“The key question for me is, who designated him to be in charge?” she said.
Officials have said he believed the suspect was barricaded inside adjoining classrooms and there was no longer an active threat. But school police officers don’t typically have the most experience with active shooters, and Haberfeld questioned why people with more specialized training didn’t take the reins.
A U.S. Border Patrol tactical team finally used a janitor’s key to unlock the classroom door and kill the gunman, raising more questions about the choice of entry.
“It’s not some fortified castle from the Middle Ages. It’s a door,” she said. “They knew what to do. You don’t need the key.”
The Justice review won’t investigate the crime itself, or directly hold police civilly or criminally liable. What it will likely do is examine things like how police communicated with each other, said Thor Eells, executive director of the National Tactical Officers Association. It’s not yet known why the school chief, Pete Arredondo, thought the shooter was barricaded and he hasn’t commented.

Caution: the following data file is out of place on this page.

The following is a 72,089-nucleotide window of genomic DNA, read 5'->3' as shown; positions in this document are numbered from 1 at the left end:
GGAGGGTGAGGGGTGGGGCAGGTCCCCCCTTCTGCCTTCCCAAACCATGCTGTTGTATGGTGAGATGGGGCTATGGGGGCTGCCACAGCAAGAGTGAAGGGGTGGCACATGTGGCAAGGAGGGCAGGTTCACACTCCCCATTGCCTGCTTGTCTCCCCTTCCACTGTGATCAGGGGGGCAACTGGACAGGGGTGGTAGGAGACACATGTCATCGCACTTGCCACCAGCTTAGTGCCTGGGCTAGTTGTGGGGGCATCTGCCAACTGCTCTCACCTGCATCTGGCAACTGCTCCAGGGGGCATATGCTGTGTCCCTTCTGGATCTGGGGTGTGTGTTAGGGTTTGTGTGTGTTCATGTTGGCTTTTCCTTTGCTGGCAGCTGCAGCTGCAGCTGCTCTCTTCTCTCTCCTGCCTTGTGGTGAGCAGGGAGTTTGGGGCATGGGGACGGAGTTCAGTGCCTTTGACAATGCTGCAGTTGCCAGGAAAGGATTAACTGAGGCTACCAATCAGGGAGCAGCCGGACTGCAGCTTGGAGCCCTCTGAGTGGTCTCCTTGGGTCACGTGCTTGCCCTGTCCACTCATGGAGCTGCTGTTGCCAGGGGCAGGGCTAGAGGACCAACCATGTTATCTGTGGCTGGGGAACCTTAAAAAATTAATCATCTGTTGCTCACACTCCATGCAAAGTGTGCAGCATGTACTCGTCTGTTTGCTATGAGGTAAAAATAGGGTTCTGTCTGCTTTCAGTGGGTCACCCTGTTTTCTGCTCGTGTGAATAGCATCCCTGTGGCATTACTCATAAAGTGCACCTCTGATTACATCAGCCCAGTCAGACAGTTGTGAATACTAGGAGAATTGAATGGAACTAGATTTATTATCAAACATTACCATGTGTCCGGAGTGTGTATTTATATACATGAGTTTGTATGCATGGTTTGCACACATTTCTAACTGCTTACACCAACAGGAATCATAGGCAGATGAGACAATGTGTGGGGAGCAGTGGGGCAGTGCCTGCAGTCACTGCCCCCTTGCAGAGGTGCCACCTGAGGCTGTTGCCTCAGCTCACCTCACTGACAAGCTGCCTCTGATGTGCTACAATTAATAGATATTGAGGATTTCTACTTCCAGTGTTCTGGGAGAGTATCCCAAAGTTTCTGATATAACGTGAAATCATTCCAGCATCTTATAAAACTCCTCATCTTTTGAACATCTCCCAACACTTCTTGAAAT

“I think we need to be a little patient on that and wait to ensure we understand what that mindset was,” Eells said. “It goes back to communication. What information did they have?”
The review will also likely examine how well officers were prepared with gear like weapons and body armor. The shooter wore a tactical vest and was armed with an AR-15-style rifle, a powerful weapon capable of piercing basic bulletproof vests.
In previous shootings reviewed by the Justice Department, non-specialized law enforcement units did not have the kind of body armor needed to fully protect themselves.
At the 2016 massacre that killed 49 people and hurt dozens more in the LGBT community at the Pulse Nightclub in Orlando, Florida, a detective on the scene exchanged gunfire with the suspect, knowing his handgun was “no match” for the weapon being fired in the club. Despite that, the first officers on the scene formed up in a team to enter the club quickly and begin searching for the shooter, according to the report.
In San Bernardino, meanwhile, only one of the first officers on scene had a shotgun and several did not have body armor. But they still used their training on active shooter situations to form up in a four-officer team to immediately enter the complex.